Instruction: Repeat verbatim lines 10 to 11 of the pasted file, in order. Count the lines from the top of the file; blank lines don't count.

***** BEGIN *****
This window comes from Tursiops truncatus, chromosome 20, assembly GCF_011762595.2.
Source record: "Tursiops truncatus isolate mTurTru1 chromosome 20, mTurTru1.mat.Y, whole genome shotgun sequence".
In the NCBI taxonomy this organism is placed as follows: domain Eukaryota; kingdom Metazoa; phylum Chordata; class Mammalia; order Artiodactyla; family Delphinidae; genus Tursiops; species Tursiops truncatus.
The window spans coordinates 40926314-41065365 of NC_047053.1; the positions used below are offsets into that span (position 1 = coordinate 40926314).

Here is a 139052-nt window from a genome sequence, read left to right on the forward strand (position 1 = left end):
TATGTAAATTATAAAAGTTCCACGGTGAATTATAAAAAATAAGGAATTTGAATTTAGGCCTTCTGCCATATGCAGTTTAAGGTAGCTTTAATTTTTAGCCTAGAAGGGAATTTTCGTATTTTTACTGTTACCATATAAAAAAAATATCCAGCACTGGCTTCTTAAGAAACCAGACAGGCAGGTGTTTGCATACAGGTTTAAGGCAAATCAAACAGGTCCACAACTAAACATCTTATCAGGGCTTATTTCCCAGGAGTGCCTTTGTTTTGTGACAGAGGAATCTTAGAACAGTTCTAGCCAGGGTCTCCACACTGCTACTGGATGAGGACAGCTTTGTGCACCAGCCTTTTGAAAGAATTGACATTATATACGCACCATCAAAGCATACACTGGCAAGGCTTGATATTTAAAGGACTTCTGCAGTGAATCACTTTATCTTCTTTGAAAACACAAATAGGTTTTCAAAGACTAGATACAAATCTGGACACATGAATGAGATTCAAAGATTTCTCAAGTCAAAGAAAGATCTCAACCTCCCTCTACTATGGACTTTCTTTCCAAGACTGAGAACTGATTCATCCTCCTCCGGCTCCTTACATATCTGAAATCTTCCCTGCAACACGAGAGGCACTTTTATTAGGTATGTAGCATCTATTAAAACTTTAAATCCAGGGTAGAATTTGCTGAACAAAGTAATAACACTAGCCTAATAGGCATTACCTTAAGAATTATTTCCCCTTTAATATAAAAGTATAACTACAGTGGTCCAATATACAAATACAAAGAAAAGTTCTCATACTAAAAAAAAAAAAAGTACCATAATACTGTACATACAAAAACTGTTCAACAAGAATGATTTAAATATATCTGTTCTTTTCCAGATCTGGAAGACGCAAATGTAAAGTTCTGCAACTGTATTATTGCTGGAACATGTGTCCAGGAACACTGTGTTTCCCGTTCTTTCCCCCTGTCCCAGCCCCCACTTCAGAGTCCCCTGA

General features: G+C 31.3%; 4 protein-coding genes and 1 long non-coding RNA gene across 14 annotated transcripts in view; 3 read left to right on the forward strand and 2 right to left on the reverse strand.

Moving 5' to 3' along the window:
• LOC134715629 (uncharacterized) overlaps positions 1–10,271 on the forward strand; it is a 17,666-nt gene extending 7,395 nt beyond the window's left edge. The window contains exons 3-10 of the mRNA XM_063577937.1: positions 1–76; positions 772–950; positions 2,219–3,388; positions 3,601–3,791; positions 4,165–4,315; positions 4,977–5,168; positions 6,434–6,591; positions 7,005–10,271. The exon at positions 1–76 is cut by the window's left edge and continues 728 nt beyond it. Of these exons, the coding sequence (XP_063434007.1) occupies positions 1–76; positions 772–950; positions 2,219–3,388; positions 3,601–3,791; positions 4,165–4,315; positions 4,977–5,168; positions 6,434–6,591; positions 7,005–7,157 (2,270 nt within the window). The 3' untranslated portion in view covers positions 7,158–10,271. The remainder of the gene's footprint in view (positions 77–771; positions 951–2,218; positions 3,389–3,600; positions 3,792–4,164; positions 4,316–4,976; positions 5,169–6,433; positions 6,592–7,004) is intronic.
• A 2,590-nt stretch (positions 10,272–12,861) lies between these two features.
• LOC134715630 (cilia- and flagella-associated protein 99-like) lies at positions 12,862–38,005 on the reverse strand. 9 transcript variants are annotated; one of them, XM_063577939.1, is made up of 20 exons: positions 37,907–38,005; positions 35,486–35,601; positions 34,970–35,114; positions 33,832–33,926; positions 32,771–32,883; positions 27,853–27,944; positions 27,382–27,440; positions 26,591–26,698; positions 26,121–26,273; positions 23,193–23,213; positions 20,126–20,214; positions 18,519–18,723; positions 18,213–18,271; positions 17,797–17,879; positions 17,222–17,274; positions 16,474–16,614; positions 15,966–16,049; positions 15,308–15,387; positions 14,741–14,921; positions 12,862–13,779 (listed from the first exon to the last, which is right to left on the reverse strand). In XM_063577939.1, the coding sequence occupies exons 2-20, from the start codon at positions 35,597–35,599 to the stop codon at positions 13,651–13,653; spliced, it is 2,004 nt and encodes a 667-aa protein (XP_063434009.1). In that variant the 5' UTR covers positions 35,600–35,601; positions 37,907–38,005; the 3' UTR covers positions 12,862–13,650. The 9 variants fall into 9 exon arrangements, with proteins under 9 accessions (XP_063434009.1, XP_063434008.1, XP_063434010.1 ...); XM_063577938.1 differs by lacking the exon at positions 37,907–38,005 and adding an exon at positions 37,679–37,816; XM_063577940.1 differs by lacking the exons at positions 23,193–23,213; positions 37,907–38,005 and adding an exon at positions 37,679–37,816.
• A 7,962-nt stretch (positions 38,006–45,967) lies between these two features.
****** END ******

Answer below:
• A 2,590-nt stretch (positions 10,272–12,861) lies between these two features.
• LOC134715630 (cilia- and flagella-associated protein 99-like) lies at positions 12,862–38,005 on the reverse strand. 9 transcript variants are annotated; one of them, XM_063577939.1, is made up of 20 exons: positions 37,907–38,005; positions 35,486–35,601; positions 34,970–35,114; positions 33,832–33,926; positions 32,771–32,883; positions 27,853–27,944; positions 27,382–27,440; positions 26,591–26,698; positions 26,121–26,273; positions 23,193–23,213; positions 20,126–20,214; positions 18,519–18,723; positions 18,213–18,271; positions 17,797–17,879; positions 17,222–17,274; positions 16,474–16,614; positions 15,966–16,049; positions 15,308–15,387; positions 14,741–14,921; positions 12,862–13,779 (listed from the first exon to the last, which is right to left on the reverse strand). In XM_063577939.1, the coding sequence occupies exons 2-20, from the start codon at positions 35,597–35,599 to the stop codon at positions 13,651–13,653; spliced, it is 2,004 nt and encodes a 667-aa protein (XP_063434009.1). In that variant the 5' UTR covers positions 35,600–35,601; positions 37,907–38,005; the 3' UTR covers positions 12,862–13,650. The 9 variants fall into 9 exon arrangements, with proteins under 9 accessions (XP_063434009.1, XP_063434008.1, XP_063434010.1 ...); XM_063577938.1 differs by lacking the exon at positions 37,907–38,005 and adding an exon at positions 37,679–37,816; XM_063577940.1 differs by lacking the exons at positions 23,193–23,213; positions 37,907–38,005 and adding an exon at positions 37,679–37,816.